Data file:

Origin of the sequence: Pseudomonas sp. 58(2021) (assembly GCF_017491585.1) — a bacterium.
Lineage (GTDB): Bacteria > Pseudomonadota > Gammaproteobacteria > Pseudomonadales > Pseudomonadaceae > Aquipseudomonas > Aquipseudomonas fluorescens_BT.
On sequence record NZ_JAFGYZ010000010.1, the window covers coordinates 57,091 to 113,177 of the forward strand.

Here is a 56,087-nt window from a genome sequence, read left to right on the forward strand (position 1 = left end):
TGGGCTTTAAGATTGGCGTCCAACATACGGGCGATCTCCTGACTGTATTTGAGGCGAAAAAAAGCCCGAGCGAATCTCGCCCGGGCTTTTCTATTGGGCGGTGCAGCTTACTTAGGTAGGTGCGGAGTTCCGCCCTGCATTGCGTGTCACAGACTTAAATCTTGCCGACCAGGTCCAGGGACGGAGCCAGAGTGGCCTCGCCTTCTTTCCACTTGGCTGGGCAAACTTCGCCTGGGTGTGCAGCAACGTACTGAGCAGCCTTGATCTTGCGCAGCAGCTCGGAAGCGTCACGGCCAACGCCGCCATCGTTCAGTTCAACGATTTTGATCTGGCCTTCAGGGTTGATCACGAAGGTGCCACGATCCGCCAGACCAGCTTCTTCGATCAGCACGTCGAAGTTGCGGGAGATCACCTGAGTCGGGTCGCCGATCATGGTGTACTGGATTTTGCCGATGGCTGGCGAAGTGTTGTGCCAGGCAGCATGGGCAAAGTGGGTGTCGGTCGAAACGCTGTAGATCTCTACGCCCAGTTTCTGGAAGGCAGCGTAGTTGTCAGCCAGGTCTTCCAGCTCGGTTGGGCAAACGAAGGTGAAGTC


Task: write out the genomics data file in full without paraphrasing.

Origin of the sequence: Pseudomonas sp. 58(2021) (assembly GCF_017491585.1) — a bacterium.
Lineage (GTDB): Bacteria > Pseudomonadota > Gammaproteobacteria > Pseudomonadales > Pseudomonadaceae > Aquipseudomonas > Aquipseudomonas fluorescens_BT.
On sequence record NZ_JAFGYZ010000010.1, the window covers coordinates 57,091 to 113,177 of the forward strand.

Here is a 56,087-nt window from a genome sequence, read left to right on the forward strand (position 1 = left end):
TGGGCTTTAAGATTGGCGTCCAACATACGGGCGATCTCCTGACTGTATTTGAGGCGAAAAAAAGCCCGAGCGAATCTCGCCCGGGCTTTTCTATTGGGCGGTGCAGCTTACTTAGGTAGGTGCGGAGTTCCGCCCTGCATTGCGTGTCACAGACTTAAATCTTGCCGACCAGGTCCAGGGACGGAGCCAGAGTGGCCTCGCCTTCTTTCCACTTGGCTGGGCAAACTTCGCCTGGGTGTGCAGCAACGTACTGAGCAGCCTTGATCTTGCGCAGCAGCTCGGAAGCGTCACGGCCAACGCCGCCATCGTTCAGTTCAACGATTTTGATCTGGCCTTCAGGGTTGATCACGAAGGTGCCACGATCCGCCAGACCAGCTTCTTCGATCAGCACGTCGAAGTTGCGGGAGATCACCTGAGTCGGGTCGCCGATCATGGTGTACTGGATTTTGCCGATGGCTGGCGAAGTGTTGTGCCAGGCAGCATGGGCAAAGTGGGTGTCGGTCGAAACGCTGTAGATCTCTACGCCCAGTTTCTGGAAGGCAGCGTAGTTGTCAGCCAGGTCTTCCAGCTCGGTTGGGCAAACGAAGGTGAAGTC